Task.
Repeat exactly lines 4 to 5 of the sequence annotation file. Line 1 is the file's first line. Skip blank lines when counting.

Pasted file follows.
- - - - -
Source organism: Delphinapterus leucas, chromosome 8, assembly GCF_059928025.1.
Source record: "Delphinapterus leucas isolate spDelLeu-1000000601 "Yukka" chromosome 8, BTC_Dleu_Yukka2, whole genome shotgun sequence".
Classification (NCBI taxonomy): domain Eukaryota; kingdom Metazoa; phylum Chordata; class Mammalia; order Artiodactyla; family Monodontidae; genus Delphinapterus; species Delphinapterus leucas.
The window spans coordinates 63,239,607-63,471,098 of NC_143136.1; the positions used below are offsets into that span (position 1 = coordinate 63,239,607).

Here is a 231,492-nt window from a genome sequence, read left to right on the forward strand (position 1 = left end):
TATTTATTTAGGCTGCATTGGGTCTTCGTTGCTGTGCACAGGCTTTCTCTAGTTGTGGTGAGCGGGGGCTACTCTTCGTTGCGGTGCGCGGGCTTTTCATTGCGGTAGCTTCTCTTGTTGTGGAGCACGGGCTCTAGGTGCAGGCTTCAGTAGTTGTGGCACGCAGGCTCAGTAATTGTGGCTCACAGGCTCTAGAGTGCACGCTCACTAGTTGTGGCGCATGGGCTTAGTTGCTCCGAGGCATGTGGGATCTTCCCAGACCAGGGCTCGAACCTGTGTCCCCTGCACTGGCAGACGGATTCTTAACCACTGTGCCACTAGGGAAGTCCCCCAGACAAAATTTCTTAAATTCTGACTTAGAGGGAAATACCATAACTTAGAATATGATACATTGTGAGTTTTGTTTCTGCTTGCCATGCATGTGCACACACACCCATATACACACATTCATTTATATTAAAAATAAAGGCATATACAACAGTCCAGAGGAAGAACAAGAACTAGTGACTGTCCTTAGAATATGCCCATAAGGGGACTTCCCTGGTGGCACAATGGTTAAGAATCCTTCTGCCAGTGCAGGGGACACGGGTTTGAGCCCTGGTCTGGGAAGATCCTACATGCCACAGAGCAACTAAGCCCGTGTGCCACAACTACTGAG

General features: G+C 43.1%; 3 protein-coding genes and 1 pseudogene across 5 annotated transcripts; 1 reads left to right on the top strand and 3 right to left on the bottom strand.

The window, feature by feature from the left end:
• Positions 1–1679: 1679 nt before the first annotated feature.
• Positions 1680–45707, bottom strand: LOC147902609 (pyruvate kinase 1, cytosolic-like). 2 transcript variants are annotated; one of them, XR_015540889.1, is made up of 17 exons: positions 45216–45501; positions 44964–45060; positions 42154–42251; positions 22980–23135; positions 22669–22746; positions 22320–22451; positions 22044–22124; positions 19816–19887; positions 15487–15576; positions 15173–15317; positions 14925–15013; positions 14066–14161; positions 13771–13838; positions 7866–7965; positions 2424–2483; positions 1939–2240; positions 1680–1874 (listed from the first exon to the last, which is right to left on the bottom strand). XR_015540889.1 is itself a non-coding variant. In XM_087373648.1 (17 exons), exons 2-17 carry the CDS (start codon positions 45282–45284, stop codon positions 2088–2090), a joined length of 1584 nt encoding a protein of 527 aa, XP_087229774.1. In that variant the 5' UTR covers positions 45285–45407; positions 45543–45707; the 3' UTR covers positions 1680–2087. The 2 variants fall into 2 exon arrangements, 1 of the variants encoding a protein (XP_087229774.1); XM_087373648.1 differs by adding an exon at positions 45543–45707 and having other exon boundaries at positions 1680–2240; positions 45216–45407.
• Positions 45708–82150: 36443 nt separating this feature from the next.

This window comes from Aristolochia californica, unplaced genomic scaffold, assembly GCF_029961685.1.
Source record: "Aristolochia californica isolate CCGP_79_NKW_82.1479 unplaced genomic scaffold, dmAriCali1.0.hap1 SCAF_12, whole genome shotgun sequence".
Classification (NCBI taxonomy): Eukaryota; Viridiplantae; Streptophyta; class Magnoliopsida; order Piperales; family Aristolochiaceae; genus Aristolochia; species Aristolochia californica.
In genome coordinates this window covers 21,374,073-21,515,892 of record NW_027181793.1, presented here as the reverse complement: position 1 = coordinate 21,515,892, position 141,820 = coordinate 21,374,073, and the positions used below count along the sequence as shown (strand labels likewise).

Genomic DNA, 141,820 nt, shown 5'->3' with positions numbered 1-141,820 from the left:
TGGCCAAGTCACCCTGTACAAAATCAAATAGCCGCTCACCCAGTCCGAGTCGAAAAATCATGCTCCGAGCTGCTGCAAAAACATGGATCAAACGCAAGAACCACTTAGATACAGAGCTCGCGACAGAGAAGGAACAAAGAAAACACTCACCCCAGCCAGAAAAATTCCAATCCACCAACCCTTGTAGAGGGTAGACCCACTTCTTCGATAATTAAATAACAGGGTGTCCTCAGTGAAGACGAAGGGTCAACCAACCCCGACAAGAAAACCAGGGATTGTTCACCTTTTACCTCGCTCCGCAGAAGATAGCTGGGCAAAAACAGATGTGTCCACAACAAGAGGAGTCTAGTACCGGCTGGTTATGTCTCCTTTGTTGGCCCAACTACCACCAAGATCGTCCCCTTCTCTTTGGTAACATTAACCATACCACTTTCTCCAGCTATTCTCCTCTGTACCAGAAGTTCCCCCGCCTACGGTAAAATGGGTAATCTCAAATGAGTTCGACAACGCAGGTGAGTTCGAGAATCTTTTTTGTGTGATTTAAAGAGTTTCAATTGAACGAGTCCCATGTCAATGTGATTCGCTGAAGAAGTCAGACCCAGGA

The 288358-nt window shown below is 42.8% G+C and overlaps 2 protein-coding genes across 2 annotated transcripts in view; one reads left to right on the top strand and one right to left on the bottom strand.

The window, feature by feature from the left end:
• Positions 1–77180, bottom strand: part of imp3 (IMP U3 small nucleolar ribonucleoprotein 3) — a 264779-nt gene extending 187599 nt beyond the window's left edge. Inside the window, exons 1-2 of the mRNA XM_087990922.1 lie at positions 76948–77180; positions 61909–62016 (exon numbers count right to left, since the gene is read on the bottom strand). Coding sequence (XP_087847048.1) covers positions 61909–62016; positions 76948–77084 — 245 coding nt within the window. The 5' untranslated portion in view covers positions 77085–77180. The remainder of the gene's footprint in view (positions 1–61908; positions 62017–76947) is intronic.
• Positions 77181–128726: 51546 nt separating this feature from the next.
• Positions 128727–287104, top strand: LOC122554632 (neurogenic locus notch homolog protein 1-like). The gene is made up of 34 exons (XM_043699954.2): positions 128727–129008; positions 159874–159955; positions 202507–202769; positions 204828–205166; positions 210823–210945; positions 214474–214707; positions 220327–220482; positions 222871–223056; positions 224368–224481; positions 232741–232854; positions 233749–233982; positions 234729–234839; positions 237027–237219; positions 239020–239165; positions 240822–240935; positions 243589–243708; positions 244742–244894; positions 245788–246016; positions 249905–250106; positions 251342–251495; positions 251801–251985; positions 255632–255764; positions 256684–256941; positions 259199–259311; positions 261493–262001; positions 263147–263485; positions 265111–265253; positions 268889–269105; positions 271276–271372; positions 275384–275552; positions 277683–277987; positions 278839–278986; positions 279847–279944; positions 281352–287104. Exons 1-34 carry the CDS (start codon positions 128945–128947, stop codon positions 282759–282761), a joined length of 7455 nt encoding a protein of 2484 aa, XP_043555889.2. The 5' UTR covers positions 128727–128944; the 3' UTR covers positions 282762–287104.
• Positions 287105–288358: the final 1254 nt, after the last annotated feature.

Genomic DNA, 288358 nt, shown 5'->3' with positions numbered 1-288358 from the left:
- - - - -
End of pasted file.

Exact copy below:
The window spans coordinates 63,239,607-63,471,098 of NC_143136.1; the positions used below are offsets into that span (position 1 = coordinate 63,239,607).

Here is a 231,492-nt window from a genome sequence, read left to right on the forward strand (position 1 = left end):